The message was clear in my heart: Take the old horse, Sandy, knowing that his care was covered by the generosity of a friend.
   I raced to call The Old Man to ask if I could I come and get the two of them and move the horse to THE FARM? I wondered if the Old Man would come with me for the move and if that would be OK.
   And so The Old Man and I moved the horse to Refuge Farms. It was joyful and very sad all at the same time. The Old Man saw his best friend leave his barn and his yard. The horse left his home of over 25 years. The horse saw The Old Man leave him in a strange new barn. But I promised them that they would continue to know and talk and smell each other, Refuge Farms will help this horse as he grows older and help The Old Man stay in touch with his horse.
   On the return trip, The Old Man told me, quietly, that this was the first time he had been without a horse since he was 12 years old. And I then knew where the weight that had been on my heart was coming from. For the first time in this rescue business, my heart was not breaking for the horse. My heart was breaking for The Old Man.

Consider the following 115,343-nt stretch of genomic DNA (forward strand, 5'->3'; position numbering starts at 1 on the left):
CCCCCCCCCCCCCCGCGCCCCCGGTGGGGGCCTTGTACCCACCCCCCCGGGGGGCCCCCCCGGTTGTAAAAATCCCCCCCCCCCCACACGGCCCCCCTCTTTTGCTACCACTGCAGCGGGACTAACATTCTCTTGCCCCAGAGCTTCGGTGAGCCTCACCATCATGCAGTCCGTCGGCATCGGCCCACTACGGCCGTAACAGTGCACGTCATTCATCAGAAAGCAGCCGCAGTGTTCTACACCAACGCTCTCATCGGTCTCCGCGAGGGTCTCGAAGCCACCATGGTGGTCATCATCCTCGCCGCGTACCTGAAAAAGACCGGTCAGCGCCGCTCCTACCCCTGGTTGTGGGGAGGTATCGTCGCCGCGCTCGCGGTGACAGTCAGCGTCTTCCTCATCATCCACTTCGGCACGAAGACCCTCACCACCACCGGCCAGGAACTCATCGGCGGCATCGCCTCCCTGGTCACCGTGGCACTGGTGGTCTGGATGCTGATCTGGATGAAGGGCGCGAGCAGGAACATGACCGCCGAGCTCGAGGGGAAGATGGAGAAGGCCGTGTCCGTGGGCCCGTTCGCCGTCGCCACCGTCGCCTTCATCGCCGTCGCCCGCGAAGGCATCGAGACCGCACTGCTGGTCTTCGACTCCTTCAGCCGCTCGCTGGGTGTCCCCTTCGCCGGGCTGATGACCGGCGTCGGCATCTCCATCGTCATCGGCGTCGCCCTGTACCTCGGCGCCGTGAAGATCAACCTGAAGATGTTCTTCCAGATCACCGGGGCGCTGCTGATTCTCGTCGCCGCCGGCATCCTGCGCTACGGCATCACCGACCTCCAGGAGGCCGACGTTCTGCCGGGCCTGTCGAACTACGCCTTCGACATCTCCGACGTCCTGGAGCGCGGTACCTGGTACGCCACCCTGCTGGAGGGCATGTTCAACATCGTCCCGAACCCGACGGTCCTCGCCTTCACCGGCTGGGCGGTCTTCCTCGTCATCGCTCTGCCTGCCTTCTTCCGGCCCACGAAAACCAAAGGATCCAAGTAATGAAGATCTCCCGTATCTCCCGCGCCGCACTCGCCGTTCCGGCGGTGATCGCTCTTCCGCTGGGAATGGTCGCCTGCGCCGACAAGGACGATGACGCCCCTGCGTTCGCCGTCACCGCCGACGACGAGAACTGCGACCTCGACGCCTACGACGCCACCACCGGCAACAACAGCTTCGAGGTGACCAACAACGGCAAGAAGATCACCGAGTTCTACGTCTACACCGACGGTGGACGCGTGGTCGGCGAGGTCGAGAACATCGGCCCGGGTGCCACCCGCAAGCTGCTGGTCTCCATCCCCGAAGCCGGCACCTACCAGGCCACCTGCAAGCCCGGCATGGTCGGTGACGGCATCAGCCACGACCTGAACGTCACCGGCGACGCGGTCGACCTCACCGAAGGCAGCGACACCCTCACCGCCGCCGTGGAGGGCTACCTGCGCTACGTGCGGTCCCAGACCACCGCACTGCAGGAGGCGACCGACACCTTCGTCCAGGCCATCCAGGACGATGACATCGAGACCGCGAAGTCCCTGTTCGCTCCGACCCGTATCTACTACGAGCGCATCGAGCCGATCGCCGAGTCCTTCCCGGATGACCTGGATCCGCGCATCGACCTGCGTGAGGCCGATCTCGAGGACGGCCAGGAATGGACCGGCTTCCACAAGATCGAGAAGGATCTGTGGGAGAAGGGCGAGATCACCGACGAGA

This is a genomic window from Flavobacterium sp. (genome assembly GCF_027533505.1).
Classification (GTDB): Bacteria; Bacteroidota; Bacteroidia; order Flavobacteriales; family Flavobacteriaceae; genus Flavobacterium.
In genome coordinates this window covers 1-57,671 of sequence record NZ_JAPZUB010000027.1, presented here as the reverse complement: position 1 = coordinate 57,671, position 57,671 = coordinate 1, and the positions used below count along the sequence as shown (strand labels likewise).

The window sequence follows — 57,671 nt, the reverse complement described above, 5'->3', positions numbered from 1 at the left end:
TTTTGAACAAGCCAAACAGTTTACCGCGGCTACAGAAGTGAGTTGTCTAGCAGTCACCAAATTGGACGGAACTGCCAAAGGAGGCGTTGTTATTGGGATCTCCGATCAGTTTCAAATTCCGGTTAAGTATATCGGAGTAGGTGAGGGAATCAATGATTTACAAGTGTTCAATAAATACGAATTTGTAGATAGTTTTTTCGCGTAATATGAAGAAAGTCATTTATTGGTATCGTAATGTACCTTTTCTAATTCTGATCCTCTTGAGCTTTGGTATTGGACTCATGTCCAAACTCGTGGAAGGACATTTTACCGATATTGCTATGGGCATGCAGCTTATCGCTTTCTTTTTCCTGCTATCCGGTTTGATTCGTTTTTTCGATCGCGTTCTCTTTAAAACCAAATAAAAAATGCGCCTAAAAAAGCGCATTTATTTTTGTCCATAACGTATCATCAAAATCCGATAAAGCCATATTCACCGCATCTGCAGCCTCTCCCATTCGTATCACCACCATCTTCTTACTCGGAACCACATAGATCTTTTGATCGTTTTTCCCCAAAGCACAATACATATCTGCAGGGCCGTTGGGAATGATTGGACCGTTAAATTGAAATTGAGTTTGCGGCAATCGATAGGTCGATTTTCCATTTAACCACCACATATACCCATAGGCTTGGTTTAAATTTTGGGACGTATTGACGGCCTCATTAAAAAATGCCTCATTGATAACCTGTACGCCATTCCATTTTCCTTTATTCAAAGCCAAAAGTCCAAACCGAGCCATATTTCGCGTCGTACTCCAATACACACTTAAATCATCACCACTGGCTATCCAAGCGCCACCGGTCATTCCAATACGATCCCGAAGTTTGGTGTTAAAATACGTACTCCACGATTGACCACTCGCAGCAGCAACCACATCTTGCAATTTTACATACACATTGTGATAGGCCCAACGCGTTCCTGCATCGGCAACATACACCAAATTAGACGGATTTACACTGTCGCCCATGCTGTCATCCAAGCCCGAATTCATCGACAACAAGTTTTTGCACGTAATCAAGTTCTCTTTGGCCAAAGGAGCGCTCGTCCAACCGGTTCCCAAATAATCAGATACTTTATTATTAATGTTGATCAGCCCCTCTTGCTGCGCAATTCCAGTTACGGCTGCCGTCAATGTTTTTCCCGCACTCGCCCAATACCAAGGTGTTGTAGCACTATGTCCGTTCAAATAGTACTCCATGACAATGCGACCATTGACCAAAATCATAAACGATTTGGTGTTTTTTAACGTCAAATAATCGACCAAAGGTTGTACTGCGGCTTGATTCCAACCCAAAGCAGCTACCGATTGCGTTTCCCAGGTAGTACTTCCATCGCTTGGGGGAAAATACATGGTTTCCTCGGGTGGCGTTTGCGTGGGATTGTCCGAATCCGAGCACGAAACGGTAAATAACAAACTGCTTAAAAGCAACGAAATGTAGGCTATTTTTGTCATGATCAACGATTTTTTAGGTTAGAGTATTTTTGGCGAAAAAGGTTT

The Old Man loves this horse. These two have been together for over a quarter of a century. Think of the hours they have spent together, how The Old Man has shown him, through his care, that the horse was safe with him.
   "He had been mistreated when I got him", The Old Man had told me.
   The Old Man loves this horse. He cared for him and had turned him out on the very morning his wife had crossed. Even in his sorrow, The Old Man had cared for his horses. When you love something you take care of it, you know.
   The Old Man loves this horse. He loves him enough to know that a horse needs water. The horse needs water more than The Old Man needs the horse. And so out of his love for the horse, The Old Man gave the horse away.
   The Old Man loves this horse. And so in his choosing of who to give him to, he did not even think of a kill buyer or just any place to put him. No, he traveled to a stranger's driveway and pleaded his case, putting his pride aside for the needs of the horse.